Around 1 p.m., right after I wake up and right before I break for a restorative nap, I like to reacquaint myself with the big, bright world outside my window. Since venturing outside demands both exertion and the onerous interweaving of shoelaces, I usually get my fix courtesy of the local midday newscast, during which the C-team anchors read the previous night's reports verbatim and hope nobody notices.
This used to be enough. It isn't anymore. Internet, whatcha got for me?
As it turns out, not much. While cable news networks and local-station sites offer a glut of re-purposed video, none spoon-feed big-picture headlines to visitors in a manner that appeals to the time-pressed or chronically lazy. Web crawlers who want something that approximates the rhythms of the first 10 minutes of a traditional newscast have to assemble their own content Frankenstein from a mess of disparate clips.
Of all the online publishers that might have stepped up to fill that void, I would have ranked The New York Times as among the most unlikely. While the paper's single-subject videos are professionally produced and happily quirky, the Times hasn't exactly earned its broadcast bona fides. Talky dispatches from international correspondents or trivia-rich New York City Marathon course walk-throughs? Definitely. The news, pithily presented for an audience informed enough to seek out the Times in the first place? Not so much.
The Times bowed its "TimesCast" daily midday news recap a few months back. Despite primo positioning on the paper's website -- that'd be center stage, unmissable unless you're blindfolded -- the videocasts haven't gained much traction, and with good reason: They're dull.
"TimesCast," which goes live at 1 p.m. ET, canvases the day's need-to-know stories in a tidy five to six minutes. Each edition covers four stories: usually two with an international bent (such as reports on the insurrection in Thailand and chaos in Kabul), one rooted in politics (Rand Paul, take your victory lap) and one that exults in the glory of lifestyle piffle (such as last Friday's Preakness preview).
Ironically enough, despite the Times' army of committed journalists, the latter segments come off best. That's because the writers interviewed for them, such as ubiquitous media guy Brian Stelter, have some idea of how to present themselves for the camera. Compare this with the hard-core overseas news gatherers, whose pained facial expressions and half-stutters practically beg, "Can I please go back to my war zone now? Please?" Or compare it with the conversations between editor and reporter in the Times newsroom, which feel as casual and spontaneous as an infomercial.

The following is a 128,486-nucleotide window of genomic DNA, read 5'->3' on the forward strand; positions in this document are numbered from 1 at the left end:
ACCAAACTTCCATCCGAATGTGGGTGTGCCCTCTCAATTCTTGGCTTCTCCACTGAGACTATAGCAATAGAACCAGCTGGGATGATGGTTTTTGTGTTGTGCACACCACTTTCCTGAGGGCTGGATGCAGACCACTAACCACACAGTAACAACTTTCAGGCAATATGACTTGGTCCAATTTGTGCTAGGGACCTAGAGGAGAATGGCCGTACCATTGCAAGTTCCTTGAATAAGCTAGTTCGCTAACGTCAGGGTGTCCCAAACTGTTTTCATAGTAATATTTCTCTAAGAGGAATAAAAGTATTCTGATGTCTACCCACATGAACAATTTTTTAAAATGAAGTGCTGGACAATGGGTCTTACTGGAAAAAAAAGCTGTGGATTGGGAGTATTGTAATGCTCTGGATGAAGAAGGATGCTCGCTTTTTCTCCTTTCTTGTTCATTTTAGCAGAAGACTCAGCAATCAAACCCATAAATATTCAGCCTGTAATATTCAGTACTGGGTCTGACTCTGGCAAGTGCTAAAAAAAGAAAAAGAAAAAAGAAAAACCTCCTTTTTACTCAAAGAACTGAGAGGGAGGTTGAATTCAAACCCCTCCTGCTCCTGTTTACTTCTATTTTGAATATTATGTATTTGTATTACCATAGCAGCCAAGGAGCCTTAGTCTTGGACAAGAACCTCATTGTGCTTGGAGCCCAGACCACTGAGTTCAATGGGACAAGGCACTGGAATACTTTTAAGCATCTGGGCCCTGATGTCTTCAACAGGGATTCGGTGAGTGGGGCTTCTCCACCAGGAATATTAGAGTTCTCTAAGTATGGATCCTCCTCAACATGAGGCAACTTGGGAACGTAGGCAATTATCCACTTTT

Tonally, if you think the 6:30 p.m. national newscasts are too sexy and histrionic, "TimesCast" is for you. That's probably why the producers attempt to jazz things up texturally, populating the between-story segues with a hepcat drum soundtrack, panoramic shots of the cubiclicious Times offices and sped-up footage of reporters in blue shirts wandering around aimlessly.
Along those lines, each "TimesCast" treats us to footage from the Times' Page One Meeting -- which, according to the "Law & Order"-ish timestamp, takes place every morning at either 10:32 or 10:33 a.m. Note to producers of everything everywhere: Stop including footage of this ilk in your docu-news thingamabobs. Nobody cares about journalists going about their daily business, soberly discussing why they make the decisions they do. We are not interesting. In "TimesCast," these segments enthrall only when they afford a glimpse of the paper's epic conference-room table and two-tiered seating, which looks like something out of a movie that tried but failed to get clearance to shoot at the United Nations.
My point: Be smart and authoritative, or don't. If we want overly stylized intellectual pretension, we can always flip over to PBS or NPR.
The only way "TimesCast" can be salvaged, I think, is by structuring it more rigidly. Regularly scheduled features would go a long way towards making it a destination rather than a curiosity. Ape the paper itself: On Monday, get David Carr to yap about media. On Friday, let A.O. Scott pop off about film. With such features as a backbone, the videocasts shouldn't feel quite so weightless.
For now, though, "TimesCast" is bland and broad instead of thoughtful and involved. As a result, it comes across less as an opportunity missed than as one that should've been rejected in the first place. As much as anything that the Times has done, online or off, "TimesCast" is a non-starter.